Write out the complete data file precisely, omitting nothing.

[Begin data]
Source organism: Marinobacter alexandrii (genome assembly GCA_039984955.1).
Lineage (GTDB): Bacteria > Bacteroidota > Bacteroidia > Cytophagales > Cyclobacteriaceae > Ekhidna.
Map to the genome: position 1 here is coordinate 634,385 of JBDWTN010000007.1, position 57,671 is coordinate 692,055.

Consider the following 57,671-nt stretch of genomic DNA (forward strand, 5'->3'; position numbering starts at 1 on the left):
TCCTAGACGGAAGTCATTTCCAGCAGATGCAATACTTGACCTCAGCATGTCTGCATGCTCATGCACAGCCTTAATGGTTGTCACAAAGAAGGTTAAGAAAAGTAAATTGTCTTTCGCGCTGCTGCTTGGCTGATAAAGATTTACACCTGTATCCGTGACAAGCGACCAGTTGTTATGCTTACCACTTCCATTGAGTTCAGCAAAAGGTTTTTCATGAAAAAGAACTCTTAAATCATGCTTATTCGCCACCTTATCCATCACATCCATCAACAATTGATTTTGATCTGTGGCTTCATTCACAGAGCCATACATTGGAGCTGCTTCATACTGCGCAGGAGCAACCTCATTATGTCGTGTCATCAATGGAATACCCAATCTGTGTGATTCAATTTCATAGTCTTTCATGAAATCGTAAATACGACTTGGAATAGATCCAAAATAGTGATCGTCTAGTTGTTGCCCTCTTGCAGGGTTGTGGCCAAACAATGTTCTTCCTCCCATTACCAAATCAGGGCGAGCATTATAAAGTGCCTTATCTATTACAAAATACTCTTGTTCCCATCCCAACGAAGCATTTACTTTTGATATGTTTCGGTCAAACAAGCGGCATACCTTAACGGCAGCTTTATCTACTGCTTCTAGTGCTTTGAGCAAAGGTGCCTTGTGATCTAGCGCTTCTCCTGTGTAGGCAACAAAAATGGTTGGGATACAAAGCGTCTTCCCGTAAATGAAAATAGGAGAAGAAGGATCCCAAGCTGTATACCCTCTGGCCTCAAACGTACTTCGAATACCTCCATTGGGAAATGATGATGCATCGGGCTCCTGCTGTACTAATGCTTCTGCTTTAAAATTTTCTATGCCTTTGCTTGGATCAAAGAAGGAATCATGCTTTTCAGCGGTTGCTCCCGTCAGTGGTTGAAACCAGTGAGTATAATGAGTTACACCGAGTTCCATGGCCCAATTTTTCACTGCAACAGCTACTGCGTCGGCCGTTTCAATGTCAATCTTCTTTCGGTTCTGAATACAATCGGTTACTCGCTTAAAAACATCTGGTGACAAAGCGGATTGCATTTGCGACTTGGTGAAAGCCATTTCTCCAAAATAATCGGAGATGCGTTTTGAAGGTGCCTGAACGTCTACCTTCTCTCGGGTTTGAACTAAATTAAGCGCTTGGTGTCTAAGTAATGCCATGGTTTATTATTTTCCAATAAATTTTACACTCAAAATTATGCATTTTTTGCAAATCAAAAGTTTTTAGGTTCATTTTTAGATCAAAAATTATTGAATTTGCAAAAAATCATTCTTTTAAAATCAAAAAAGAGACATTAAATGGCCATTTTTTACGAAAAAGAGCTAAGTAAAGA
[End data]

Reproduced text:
Source organism: Marinobacter alexandrii (genome assembly GCA_039984955.1).
Lineage (GTDB): Bacteria > Bacteroidota > Bacteroidia > Cytophagales > Cyclobacteriaceae > Ekhidna.
Map to the genome: position 1 here is coordinate 634,385 of JBDWTN010000007.1, position 57,671 is coordinate 692,055.

Consider the following 57,671-nt stretch of genomic DNA (forward strand, 5'->3'; position numbering starts at 1 on the left):
TCCTAGACGGAAGTCATTTCCAGCAGATGCAATACTTGACCTCAGCATGTCTGCATGCTCATGCACAGCCTTAATGGTTGTCACAAAGAAGGTTAAGAAAAGTAAATTGTCTTTCGCGCTGCTGCTTGGCTGATAAAGATTTACACCTGTATCCGTGACAAGCGACCAGTTGTTATGCTTACCACTTCCATTGAGTTCAGCAAAAGGTTTTTCATGAAAAAGAACTCTTAAATCATGCTTATTCGCCACCTTATCCATCACATCCATCAACAATTGATTTTGATCTGTGGCTTCATTCACAGAGCCATACATTGGAGCTGCTTCATACTGCGCAGGAGCAACCTCATTATGTCGTGTCATCAATGGAATACCCAATCTGTGTGATTCAATTTCATAGTCTTTCATGAAATCGTAAATACGACTTGGAATAGATCCAAAATAGTGATCGTCTAGTTGTTGCCCTCTTGCAGGGTTGTGGCCAAACAATGTTCTTCCTCCCATTACCAAATCAGGGCGAGCATTATAAAGTGCCTTATCTATTACAAAATACTCTTGTTCCCATCCCAACGAAGCATTTACTTTTGATATGTTTCGGTCAAACAAGCGGCATACCTTAACGGCAGCTTTATCTACTGCTTCTAGTGCTTTGAGCAAAGGTGCCTTGTGATCTAGCGCTTCTCCTGTGTAGGCAACAAAAATGGTTGGGATACAAAGCGTCTTCCCGTAAATGAAAATAGGAGAAGAAGGATCCCAAGCTGTATACCCTCTGGCCTCAAACGTACTTCGAATACCTCCATTGGGAAATGATGATGCATCGGGCTCCTGCTGTACTAATGCTTCTGCTTTAAAATTTTCTATGCCTTTGCTTGGATCAAAGAAGGAATCATGCTTTTCAGCGGTTGCTCCCGTCAGTGGTTGAAACCAGTGAGTATAATGAGTTACACCGAGTTCCATGGCCCAATTTTTCACTGCAACAGCTACTGCGTCGGCCGTTTCAATGTCAATCTTCTTTCGGTTCTGAATACAATCGGTTACTCGCTTAAAAACATCTGGTGACAAAGCGGATTGCATTTGCGACTTGGTGAAAGCCATTTCTCCAAAATAATCGGAGATGCGTTTTGAAGGTGCCTGAACGTCTACCTTCTCTCGGGTTTGAACTAAATTAAGCGCTTGGTGTCTAAGTAATGCCATGGTTTATTATTTTCCAATAAATTTTACACTCAAAATTATGCATTTTTTGCAAATCAAAAGTTTTTAGGTTCATTTTTAGATCAAAAATTATTGAATTTGCAAAAAATCATTCTTTTAAAATCAAAAAAGAGACATTAAATGGCCATTTTTTACGAAAAAGAGCTAAGTAAAGA